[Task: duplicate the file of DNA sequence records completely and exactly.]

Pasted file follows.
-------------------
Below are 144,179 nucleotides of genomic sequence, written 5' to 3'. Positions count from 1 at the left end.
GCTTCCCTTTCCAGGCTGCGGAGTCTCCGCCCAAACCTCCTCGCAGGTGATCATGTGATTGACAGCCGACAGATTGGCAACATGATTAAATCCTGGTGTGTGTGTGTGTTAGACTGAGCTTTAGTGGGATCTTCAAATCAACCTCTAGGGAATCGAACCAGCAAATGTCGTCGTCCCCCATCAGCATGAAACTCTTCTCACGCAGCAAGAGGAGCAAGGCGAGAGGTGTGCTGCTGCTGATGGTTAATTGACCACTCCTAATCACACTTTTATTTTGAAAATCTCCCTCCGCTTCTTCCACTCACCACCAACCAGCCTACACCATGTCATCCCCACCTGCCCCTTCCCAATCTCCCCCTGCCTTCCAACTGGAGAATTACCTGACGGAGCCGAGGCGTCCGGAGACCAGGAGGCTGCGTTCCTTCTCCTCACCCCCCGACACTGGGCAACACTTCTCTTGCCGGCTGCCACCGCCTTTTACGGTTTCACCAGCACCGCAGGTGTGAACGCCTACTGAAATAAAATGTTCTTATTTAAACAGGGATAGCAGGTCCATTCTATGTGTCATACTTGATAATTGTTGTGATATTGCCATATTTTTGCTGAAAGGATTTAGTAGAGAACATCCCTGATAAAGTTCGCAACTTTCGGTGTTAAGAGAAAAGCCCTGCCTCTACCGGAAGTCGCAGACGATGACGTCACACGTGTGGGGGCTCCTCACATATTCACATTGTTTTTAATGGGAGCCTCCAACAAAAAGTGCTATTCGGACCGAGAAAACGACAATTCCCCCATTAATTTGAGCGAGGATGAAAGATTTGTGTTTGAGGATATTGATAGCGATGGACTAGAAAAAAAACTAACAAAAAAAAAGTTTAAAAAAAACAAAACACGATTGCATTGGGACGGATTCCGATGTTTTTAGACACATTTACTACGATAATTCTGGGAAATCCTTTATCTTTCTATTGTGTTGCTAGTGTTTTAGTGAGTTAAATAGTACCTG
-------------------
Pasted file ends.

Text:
Below are 144,179 nucleotides of genomic sequence, written 5' to 3'. Positions count from 1 at the left end.
GCTTCCCTTTCCAGGCTGCGGAGTCTCCGCCCAAACCTCCTCGCAGGTGATCATGTGATTGACAGCCGACAGATTGGCAACATGATTAAATCCTGGTGTGTGTGTGTGTTAGACTGAGCTTTAGTGGGATCTTCAAATCAACCTCTAGGGAATCGAACCAGCAAATGTCGTCGTCCCCCATCAGCATGAAACTCTTCTCACGCAGCAAGAGGAGCAAGGCGAGAGGTGTGCTGCTGCTGATGGTTAATTGACCACTCCTAATCACACTTTTATTTTGAAAATCTCCCTCCGCTTCTTCCACTCACCACCAACCAGCCTACACCATGTCATCCCCACCTGCCCCTTCCCAATCTCCCCCTGCCTTCCAACTGGAGAATTACCTGACGGAGCCGAGGCGTCCGGAGACCAGGAGGCTGCGTTCCTTCTCCTCACCCCCCGACACTGGGCAACACTTCTCTTGCCGGCTGCCACCGCCTTTTACGGTTTCACCAGCACCGCAGGTGTGAACGCCTACTGAAATAAAATGTTCTTATTTAAACAGGGATAGCAGGTCCATTCTATGTGTCATACTTGATAATTGTTGTGATATTGCCATATTTTTGCTGAAAGGATTTAGTAGAGAACATCCCTGATAAAGTTCGCAACTTTCGGTGTTAAGAGAAAAGCCCTGCCTCTACCGGAAGTCGCAGACGATGACGTCACACGTGTGGGGGCTCCTCACATATTCACATTGTTTTTAATGGGAGCCTCCAACAAAAAGTGCTATTCGGACCGAGAAAACGACAATTCCCCCATTAATTTGAGCGAGGATGAAAGATTTGTGTTTGAGGATATTGATAGCGATGGACTAGAAAAAAAACTAACAAAAAAAAAGTTTAAAAAAAACAAAACACGATTGCATTGGGACGGATTCCGATGTTTTTAGACACATTTACTACGATAATTCTGGGAAATCCTTTATCTTTCTATTGTGTTGCTAGTGTTTTAGTGAGTTAAATAGTACCTG